Get Orientated: 10 things you need to know before going on mission

by Ann-Marie Wilson
Posted on 1st January 2009

After recently giving a talk on 'orientation'[1] someone asked me 'well, how many times have you been orientated?' When I said '14 missions with 8 agencies, over 8 years', I think they thought 'Is she commitment phobic?!'. That aside, I have experienced good, bad and mediocre orientations over my career, consultancy life and in missions since 2001, as I journied with God to find my call; I will offer you some tips that will enable you to do your own DIY orientation if no one else plans one for you!

So, here are my top 10 things you need to know...

Before you go....

1. Be in it for God!

There is a Biblical mandate for mission 'Go unto all...' (Mk. 16-18). Make sure you have accountability in your church/from good wise friends before you go, that that they pray for you whilst away.

2. Prepare Yourself - Pre Trip MOT!

'Check' your attitudes and values and leave your heavy 'baggage' at home! Travel light, and use tools like Strengthfinders[2], Myers Brigg[3], Belbin Team Types[4] and Honey and Mumford Learning Styles[5] to learn about yourself before you leave home.

It's also good to read up on the culture, religion, customs and practices of the people you are visiting. Learn a little language (50 or so words!); what/how they eat; what they wear in relevant seasons/weather - gumboots or flip-flops, skirts or trousers etc, short sleeves tops etc.

3. Clarify your Role

Check out what your role is, the boundaries of your responsibility/authority and where you fit in to the organisation, sending and receiving! Also find out who you will work with (peers), for (supervisor) and why (clients/customers/beneficiaries).

It's also good to clarity their expectations of you; what's appropriate for different genders and how they do friendships and relationships for all sorts!

4. It's in the Detail - Attend to Practicalities

Make sure you have budgeted; bought insurance; planned for emergencies; have contact details; organised travel etc.

Also ensure you know what you will be doing in as much detail as possible. Ask lots of questions and make sure you are not guessing (or wearing rose-tinted glasses!) to fill in the gaps![6]

Once you are there...

5. Prepare for Culture Shock

Immediately get into the new time zone, stop eating home culture food, and be 'curious and fascinated' by how different life is! Watch their news (even if in another language!) and take time to do what they do - it will help you adjust.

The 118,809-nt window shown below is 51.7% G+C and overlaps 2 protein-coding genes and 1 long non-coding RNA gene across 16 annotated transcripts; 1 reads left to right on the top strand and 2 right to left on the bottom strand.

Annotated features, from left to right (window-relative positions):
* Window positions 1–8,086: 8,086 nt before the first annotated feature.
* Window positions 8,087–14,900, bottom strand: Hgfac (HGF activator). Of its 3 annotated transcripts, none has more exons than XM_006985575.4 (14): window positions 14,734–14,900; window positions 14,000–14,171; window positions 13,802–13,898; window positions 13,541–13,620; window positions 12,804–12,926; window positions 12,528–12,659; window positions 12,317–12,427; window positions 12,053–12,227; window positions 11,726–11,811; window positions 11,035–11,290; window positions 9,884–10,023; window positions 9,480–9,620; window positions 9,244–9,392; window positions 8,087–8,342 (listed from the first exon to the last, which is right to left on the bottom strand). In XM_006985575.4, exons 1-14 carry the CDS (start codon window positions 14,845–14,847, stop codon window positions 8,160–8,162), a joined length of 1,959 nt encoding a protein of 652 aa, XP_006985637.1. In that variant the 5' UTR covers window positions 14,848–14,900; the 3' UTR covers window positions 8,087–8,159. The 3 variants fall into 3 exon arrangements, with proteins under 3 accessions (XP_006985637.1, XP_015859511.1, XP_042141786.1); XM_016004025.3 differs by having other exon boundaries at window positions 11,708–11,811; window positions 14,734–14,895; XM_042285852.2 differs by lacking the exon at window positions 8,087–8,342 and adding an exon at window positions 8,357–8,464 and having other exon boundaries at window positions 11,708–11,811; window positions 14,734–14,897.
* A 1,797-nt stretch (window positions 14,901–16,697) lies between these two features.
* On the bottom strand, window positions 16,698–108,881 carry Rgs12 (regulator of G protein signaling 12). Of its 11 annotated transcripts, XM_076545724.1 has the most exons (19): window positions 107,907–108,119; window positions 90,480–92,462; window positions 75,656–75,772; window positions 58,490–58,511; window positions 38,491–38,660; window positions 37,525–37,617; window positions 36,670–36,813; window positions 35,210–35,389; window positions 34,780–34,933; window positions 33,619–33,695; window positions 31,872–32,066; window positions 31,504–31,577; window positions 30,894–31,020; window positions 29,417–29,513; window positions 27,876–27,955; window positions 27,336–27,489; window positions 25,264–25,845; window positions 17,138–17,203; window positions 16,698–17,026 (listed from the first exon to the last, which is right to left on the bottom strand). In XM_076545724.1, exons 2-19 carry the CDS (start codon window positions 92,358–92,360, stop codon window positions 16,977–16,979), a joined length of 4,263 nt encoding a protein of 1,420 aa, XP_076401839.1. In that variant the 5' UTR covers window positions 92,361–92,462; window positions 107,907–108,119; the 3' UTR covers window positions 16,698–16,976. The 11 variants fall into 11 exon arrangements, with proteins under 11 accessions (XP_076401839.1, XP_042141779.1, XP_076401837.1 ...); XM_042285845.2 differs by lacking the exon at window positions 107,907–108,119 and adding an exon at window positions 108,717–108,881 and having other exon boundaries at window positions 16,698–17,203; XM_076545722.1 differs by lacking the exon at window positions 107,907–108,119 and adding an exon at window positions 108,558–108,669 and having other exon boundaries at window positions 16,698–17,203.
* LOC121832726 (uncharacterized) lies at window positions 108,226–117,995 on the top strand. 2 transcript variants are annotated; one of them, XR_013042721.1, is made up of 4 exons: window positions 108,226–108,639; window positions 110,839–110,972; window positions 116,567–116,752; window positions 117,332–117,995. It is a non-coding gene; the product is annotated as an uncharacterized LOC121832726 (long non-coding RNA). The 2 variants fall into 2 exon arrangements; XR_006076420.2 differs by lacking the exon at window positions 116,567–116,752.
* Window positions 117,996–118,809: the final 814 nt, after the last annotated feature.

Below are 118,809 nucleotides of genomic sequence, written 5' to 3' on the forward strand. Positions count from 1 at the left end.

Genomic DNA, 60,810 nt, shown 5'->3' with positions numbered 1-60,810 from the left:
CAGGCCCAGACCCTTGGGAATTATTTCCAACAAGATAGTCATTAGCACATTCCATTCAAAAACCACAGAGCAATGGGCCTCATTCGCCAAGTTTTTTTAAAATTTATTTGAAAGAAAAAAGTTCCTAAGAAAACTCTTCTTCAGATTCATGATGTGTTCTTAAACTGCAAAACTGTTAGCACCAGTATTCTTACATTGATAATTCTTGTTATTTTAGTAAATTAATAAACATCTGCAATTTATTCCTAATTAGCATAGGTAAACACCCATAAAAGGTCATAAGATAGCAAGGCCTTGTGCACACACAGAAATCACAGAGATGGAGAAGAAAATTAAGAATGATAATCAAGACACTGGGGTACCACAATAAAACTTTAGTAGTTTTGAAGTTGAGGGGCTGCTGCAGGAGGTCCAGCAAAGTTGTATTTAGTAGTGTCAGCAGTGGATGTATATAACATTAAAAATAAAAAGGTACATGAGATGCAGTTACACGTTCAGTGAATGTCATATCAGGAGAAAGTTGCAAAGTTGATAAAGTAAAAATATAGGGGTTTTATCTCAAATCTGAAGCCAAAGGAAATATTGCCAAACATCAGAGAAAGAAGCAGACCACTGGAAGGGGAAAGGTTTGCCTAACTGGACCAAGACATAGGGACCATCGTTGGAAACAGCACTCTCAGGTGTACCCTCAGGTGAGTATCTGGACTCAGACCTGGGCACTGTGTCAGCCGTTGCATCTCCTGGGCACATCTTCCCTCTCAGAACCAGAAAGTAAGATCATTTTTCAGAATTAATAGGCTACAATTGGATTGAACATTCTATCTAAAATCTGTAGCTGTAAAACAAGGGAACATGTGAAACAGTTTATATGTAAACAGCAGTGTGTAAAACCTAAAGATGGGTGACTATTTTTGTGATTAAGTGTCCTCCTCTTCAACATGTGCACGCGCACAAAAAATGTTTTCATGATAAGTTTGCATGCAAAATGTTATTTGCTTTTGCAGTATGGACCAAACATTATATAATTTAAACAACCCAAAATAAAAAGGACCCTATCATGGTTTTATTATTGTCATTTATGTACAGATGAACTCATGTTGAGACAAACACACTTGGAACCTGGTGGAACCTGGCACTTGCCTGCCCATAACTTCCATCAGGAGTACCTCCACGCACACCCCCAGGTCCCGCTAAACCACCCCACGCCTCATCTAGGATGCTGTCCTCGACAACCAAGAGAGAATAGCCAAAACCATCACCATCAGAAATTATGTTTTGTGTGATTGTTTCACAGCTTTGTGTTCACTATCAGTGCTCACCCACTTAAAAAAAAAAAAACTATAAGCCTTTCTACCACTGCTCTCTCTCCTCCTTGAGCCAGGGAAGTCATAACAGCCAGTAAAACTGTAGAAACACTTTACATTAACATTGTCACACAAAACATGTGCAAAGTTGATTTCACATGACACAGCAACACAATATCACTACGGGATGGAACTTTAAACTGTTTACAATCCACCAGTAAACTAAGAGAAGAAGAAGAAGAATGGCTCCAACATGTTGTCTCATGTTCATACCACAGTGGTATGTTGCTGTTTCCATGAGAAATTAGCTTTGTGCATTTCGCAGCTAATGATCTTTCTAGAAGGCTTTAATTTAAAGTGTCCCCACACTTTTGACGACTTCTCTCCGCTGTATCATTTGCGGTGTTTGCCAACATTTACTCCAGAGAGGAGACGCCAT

6. Be Healthy and Safe

Having had the relevant jabs and taken preventative medication, be aware of your physical, mental (thoughts) and emotional (compassion) life. Keep spiritually refreshed - keep up your prayer life, and church attendance even if difficult and in another language!

Assess travel risks and if unsure don't go! Wear seatbelts; lock car doors; avoid danger; make sure someone knows where you are; be aware - and pray lots!

7. Bless the Local Church

Get into the habit of counting your blessings daily, and volunteer for anything and everything! You will be amazed what doors it opens and how you will grow - even if not in your comfort zones. My 'unplanned' spontaneous opportunities have included preaching; street evangelism; teaching; healing; reconciliation; sharing testimony; counselling and many more! Share your faith in a way that they can understand and that is culturally sensitive.

8. Get to Know People

Someone once said to me 'don't get close else you will hurt when you leave'. I don't agree: get close, make friends, grieve the loss, leave a positive impact, and move on!

Share mutual and different experiences: laugh, cry, talk and learn together. Expand your horizons and keep up with people you meet to grow your network on our planet.

9. Be Fully in the Moment!

Don't focus on where you've come from, and limit your contact with home (SMS, MSN, Skype) - so you can be fully in the present. Be your best, be effective, be flexible and quick to forgive yourself, God and others. Leave notes of thanks and gifts behind you and remember a smile and kind words cost nothing!

After you leave...

10. Prepare for Reverse Culture Shock

Journal your feelings, and tell a balanced view - not all poverty and brokenness, but beauty, smell, tastes and sights! Share photos, but be careful on the web (no name, no one of 'you and them' together, if sensitive). Volunteer to share your stories, in articles, talks, at church etc - it will help your debrief!

Remember every day is a fresh stepping stone with God - see how you have changed, and prepare for the next step! My path is very clear as I look backwards, and semi-clear as I look forward - but God sees it all, so I don't need to!

More than anything, enjoy the ride!


Ann-Marie Wilson is a mission partner with Church Mission Society (CMS) and a member of St Barnabas Church, North London. She is seconded to Restored ( She can be emailed at